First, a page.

V-up
Chris Wellhausen

Best Bodyweight Exercises to Do on Vacation

When we travel, we’re all about exploring sights unseen, savoring new foods, and engaging in adventure and relaxation. But we’re not total hedonists. We also like to squeeze in a few workouts. There’s just something about working out away from our typical environs—perhaps without a gym—that both energizes and grounds us way out yonder. The key is to work in the best bodyweight exercises when you’re on vacation.

“It’s more than possible to work out on vacation,” says Brooklyn-based Shaun Zetlin, CPT. “All you need is your own body weight and a little bit of space.” Even just taking 10 minutes to move your body provides a multitude of benefits and will have you feeling refreshed, energized, and excited to enjoy your time away, Zetlin adds.

The brief hiatus from heavy lifting, endurance work, and/or lots of high-intensity interval training can do your body some good, too. If you’re traveling for long stints of time, as in working remotely for an extended stay, then it’s a good idea to keep your daily activity levels up.

“Taking a prolonged break from exercise can actually put you at higher risk for injury when you return to the gym, depending on how long you’re away,” says Janelle Fleites, CSCS, owner of Impact Physical Therapy and Sports Performance, in Miami, FL. The key to getting a good lift in without a gym, she notes, is adding tempo and isometric holds while increasing the reps and sets of the exercise for increased demand on muscles.

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Mike Nicholson, CSCS, fitness director at Chelsea Piers Fitness, headquartered in Manhattan, echoes these views on the virtues of working out while on vacation. “Exercise increases your endorphins and makes you feel good, so working out on vacation will naturally help you enjoy your new surroundings even more,” he says, adding the post-workout rush of endorphins may also help your confidence, too. Nicholson recommends firing up your “powerhouse” (core, glutes, shoulders, and diaphragm) to maximize neuromuscular activation around your spine and hips. “Keep the workout low-impact to minimize the fatigue you put on your central nervous system and focus on deep breathing during movement to increase oxygen flow, which will elevate feelings of well-being and enhance your mood,” he says. The goal is to get the blood flowing and move your body—and not to be so exhausted post-workout that you have to cancel your walking tour plans.

Below, Zetlin, Fleites, and Nicholson share the best bodyweight exercises to do on vacation. Turn them into one-move workouts or mix and match to create your own workout.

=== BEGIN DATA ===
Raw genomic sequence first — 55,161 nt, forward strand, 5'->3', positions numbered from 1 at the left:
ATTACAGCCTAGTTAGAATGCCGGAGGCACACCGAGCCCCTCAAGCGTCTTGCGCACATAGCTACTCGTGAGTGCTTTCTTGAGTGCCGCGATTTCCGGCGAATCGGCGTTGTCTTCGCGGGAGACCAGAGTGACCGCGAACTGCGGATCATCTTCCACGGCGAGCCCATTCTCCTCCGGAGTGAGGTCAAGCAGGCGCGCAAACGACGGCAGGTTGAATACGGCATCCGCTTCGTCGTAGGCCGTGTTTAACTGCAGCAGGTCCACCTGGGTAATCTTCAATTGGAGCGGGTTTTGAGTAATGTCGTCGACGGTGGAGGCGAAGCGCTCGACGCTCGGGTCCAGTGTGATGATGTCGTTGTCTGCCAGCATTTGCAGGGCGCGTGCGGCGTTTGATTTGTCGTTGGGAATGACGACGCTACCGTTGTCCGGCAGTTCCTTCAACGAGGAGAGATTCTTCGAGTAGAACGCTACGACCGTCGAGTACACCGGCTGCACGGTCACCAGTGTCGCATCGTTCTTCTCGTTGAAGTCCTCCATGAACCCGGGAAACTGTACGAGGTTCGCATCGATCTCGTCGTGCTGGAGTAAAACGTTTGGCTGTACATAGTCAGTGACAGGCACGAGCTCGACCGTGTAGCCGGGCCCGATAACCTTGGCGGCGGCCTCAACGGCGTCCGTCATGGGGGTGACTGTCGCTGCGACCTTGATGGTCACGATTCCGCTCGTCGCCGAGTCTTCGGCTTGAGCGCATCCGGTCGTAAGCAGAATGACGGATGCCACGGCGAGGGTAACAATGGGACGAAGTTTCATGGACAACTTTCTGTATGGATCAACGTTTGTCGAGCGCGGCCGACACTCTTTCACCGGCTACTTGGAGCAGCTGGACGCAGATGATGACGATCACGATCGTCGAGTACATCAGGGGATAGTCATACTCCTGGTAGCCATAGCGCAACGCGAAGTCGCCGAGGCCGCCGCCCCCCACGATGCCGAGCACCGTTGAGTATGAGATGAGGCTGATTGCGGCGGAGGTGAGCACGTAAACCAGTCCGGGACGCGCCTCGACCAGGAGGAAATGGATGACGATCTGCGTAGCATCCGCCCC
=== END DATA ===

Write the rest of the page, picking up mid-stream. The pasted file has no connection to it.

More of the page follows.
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Best Bodyweight Exercises to Do on Vacation

Single-leg deadlift balance and reach
Justin Steele

1.  Single-Leg Balancing Deadlift

Stand on your right leg and lift your left knee up toward your chest. “You can hold your arms out for balance or use a wall or chair for additional support,” says Nicholson. “Balancing will increase your mind-body connection and fire up your nervous system.” Hinge at your waist and lower your upper body until your spine is parallel to the ground. Now, reach your left hand forward and your toes back to make your body as long as possible. “This will decompress your spine and activate your core stability,” adds Nicholson. Push your heel into the ground and extend through your hips to rise to the start position. Take a deep breath as you rotate your chest toward the floor, and let the air out of your lungs as you straighten your body back up. Do 3 x 10 reps each side with 30-second rest between rounds.

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2. Pushup With Isometric Hold

Sorry, folks—another pushup variation for you. “Begin in plank position with hands directly under shoulders,” says Fleites. “Slowly lower your body down to the floor while maintaining elbows at a 45-degree angle from your body.” Now lower your body until your chest is about a fist from the floor and hold the bottom position for five seconds. “As you return to starting position, stop midway and hold for three seconds. Then, press through the floor and return to starting position,” adds Fleites. Do 3 or 4 sets x 15 to 20 reps with 30-second rest in between.

One-leg plank
James Michelfelder

3. Plank With Alternating Legs

This spin on a standard plank gives your glutes a targeted workout. Start in the prone plank position with your elbows bent and forearms stabilized on the floor. “Next, raise one straight leg about two inches above the floor and hold for 10 seconds,” says Zetlin. Repeat, alternating your legs each time. Up the intensity by doing alternating bear hold bird dogs: Start on all fours, then hover knees off ground. Engage core, then raise opposite arm and leg. Do 6 x 10-second holds with 30-second rest in between.

 

Bulgarian Split Squat Iso Hold
Bulgarian Split Squat Iso Hold

4. Bulgarian Split Squat